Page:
“We miss home … in Nigeria, so a taste of home every morning won’t be bad,” said a customer at Arabelle’s Bakery on Archibald Street as she shopped for traditional Nigerian bread.
In a small corner of St. Vital, the growing African population is starting to impact the retail landscape in one way: Food.
For many newcomers to Canada, being able to buy their traditional food is a way to keep connected to their home country.
Temi Akindipe, who is originally from Nigeria, and her husband, Bryan, own Arabelle’s.
When they came to Canada, they craved Nigerian bread but could only find frozen bread shipped in from Toronto. They decided to make their own so customers could buy it fresh.
“When you go to Africa, this is the bread you eat. This is what most of us grew up with. It resonated with a lot of Africans. It’s like the bread your mother or grandmother made.”
And that bread has gone mainstream. Arabelle’s famous Lagos Loaf can now be found in 13 stores across Winnipeg, including Red River Co-op food stores and the newly arrived Save-On-Foods grocery stores.
“We’re not just serving Africans. We’re serving the city.”
Just around the corner on Fermor Avenue, another African food store has opened up in the past year. African Foodways Market is owned by Sunday Fasina, who arrived from Nigeria with his family in 2013 and opened the African grocery store in May.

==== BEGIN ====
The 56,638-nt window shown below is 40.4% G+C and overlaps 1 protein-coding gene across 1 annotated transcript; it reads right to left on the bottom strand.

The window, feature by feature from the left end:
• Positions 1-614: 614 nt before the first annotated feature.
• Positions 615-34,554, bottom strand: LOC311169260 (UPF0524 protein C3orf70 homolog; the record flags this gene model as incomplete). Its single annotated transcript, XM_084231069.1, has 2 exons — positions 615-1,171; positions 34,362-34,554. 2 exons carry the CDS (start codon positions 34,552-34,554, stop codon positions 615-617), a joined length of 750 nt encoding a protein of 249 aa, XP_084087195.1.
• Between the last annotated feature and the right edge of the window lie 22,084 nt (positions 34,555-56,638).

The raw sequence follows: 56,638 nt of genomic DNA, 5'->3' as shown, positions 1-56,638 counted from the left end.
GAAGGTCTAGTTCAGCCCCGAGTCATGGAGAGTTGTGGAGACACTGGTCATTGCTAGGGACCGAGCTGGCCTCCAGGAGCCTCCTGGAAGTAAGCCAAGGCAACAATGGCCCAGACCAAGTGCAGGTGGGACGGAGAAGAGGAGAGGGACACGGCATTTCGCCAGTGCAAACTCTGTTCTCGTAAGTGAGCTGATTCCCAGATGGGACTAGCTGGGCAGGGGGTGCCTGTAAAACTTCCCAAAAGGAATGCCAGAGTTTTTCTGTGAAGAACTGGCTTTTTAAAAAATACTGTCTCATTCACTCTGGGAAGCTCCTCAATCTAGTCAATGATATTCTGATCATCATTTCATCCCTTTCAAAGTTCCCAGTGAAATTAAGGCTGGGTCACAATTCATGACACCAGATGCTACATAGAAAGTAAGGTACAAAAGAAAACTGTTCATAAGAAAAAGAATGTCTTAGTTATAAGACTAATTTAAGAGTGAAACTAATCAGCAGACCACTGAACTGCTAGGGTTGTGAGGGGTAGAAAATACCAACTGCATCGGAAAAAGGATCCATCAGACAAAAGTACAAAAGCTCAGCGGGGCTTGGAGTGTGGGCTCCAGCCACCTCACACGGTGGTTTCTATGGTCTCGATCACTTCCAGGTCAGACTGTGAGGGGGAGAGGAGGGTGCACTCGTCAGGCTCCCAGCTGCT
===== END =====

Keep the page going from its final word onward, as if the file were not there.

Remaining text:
“Back home, you could go behind your house and harvest vegetables. You can’t do that here, so you really miss that,” Fasina said. “We try to create something very similar to that by bringing in food items from Africa so that our African brothers and sisters can have a feel of home and they won’t look back too much.”
Fasina wants his grocery store to be a one-stop shop for everything Africa. Customers can find traditional African music, clothing and beauty products on its shelves, including rows and rows of hair weaves in every colour, length and style.
Of course, there are aisles and aisles of traditional food and ingredients.
The shops are opening in that pocket of St. Vital for a simple reason: The customers are there.
“This area is home to Africa,” Fasina said. “You have Jamaicans, Tunisians, Ethiopians, Somalians, Sudanese, Nigerian Francophone West Africans. Everybody’s here.”
Iftu Ibrahim, a newcomer immigrant settlement worker in St. Vital, said since 2015, almost 60 families from across Africa have moved into the area.
Akindipe never realised how something as simple as food could impact this growing community.
“When you think of the happiness that you’re bringing into people’s homes when you have products like this, when you think that just me baking bread in the kitchen is making a difference to someone else, that is profound. When you come into the store and you haven’t opened the store and there’s a line out there waiting to buy the bread … that is satisfying.”